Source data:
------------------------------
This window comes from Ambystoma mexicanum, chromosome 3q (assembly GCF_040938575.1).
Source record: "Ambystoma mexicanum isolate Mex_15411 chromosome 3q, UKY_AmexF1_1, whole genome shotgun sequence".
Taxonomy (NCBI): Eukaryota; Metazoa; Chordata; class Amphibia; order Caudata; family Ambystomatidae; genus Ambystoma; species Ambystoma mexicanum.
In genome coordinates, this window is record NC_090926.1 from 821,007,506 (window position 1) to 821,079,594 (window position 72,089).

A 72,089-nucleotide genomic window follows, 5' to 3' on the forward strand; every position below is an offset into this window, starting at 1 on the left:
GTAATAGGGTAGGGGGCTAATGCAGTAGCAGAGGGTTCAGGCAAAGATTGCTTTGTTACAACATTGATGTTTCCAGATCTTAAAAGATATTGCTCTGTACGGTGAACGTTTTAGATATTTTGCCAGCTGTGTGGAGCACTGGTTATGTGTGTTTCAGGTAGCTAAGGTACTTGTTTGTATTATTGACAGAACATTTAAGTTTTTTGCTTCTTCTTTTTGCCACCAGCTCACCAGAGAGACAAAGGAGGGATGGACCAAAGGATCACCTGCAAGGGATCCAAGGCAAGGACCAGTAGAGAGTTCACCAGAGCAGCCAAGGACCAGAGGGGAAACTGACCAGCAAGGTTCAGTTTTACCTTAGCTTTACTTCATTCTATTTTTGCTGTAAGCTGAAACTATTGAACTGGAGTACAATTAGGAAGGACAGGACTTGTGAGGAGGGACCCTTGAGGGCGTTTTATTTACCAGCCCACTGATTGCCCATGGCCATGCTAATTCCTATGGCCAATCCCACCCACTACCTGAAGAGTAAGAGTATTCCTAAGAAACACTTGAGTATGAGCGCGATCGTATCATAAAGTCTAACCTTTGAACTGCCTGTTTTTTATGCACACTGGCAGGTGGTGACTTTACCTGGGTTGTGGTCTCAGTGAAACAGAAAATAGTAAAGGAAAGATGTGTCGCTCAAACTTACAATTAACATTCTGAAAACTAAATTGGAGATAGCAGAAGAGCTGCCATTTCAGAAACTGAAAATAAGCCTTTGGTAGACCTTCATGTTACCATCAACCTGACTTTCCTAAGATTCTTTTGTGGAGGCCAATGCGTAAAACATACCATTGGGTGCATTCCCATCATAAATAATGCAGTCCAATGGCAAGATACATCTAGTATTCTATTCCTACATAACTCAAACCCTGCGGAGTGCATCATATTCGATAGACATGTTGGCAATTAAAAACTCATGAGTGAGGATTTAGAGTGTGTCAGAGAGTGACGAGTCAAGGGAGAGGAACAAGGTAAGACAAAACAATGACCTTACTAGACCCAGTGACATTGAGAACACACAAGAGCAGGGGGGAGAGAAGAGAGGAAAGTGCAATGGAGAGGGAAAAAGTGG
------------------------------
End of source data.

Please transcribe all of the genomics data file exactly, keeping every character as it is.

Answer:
This window comes from Ambystoma mexicanum, chromosome 3q (assembly GCF_040938575.1).
Source record: "Ambystoma mexicanum isolate Mex_15411 chromosome 3q, UKY_AmexF1_1, whole genome shotgun sequence".
Taxonomy (NCBI): Eukaryota; Metazoa; Chordata; class Amphibia; order Caudata; family Ambystomatidae; genus Ambystoma; species Ambystoma mexicanum.
In genome coordinates, this window is record NC_090926.1 from 821,007,506 (window position 1) to 821,079,594 (window position 72,089).

A 72,089-nucleotide genomic window follows, 5' to 3' on the forward strand; every position below is an offset into this window, starting at 1 on the left:
GTAATAGGGTAGGGGGCTAATGCAGTAGCAGAGGGTTCAGGCAAAGATTGCTTTGTTACAACATTGATGTTTCCAGATCTTAAAAGATATTGCTCTGTACGGTGAACGTTTTAGATATTTTGCCAGCTGTGTGGAGCACTGGTTATGTGTGTTTCAGGTAGCTAAGGTACTTGTTTGTATTATTGACAGAACATTTAAGTTTTTTGCTTCTTCTTTTTGCCACCAGCTCACCAGAGAGACAAAGGAGGGATGGACCAAAGGATCACCTGCAAGGGATCCAAGGCAAGGACCAGTAGAGAGTTCACCAGAGCAGCCAAGGACCAGAGGGGAAACTGACCAGCAAGGTTCAGTTTTACCTTAGCTTTACTTCATTCTATTTTTGCTGTAAGCTGAAACTATTGAACTGGAGTACAATTAGGAAGGACAGGACTTGTGAGGAGGGACCCTTGAGGGCGTTTTATTTACCAGCCCACTGATTGCCCATGGCCATGCTAATTCCTATGGCCAATCCCACCCACTACCTGAAGAGTAAGAGTATTCCTAAGAAACACTTGAGTATGAGCGCGATCGTATCATAAAGTCTAACCTTTGAACTGCCTGTTTTTTATGCACACTGGCAGGTGGTGACTTTACCTGGGTTGTGGTCTCAGTGAAACAGAAAATAGTAAAGGAAAGATGTGTCGCTCAAACTTACAATTAACATTCTGAAAACTAAATTGGAGATAGCAGAAGAGCTGCCATTTCAGAAACTGAAAATAAGCCTTTGGTAGACCTTCATGTTACCATCAACCTGACTTTCCTAAGATTCTTTTGTGGAGGCCAATGCGTAAAACATACCATTGGGTGCATTCCCATCATAAATAATGCAGTCCAATGGCAAGATACATCTAGTATTCTATTCCTACATAACTCAAACCCTGCGGAGTGCATCATATTCGATAGACATGTTGGCAATTAAAAACTCATGAGTGAGGATTTAGAGTGTGTCAGAGAGTGACGAGTCAAGGGAGAGGAACAAGGTAAGACAAAACAATGACCTTACTAGACCCAGTGACATTGAGAACACACAAGAGCAGGGGGGAGAGAAGAGAGGAAAGTGCAATGGAGAGGGAAAAAGTGG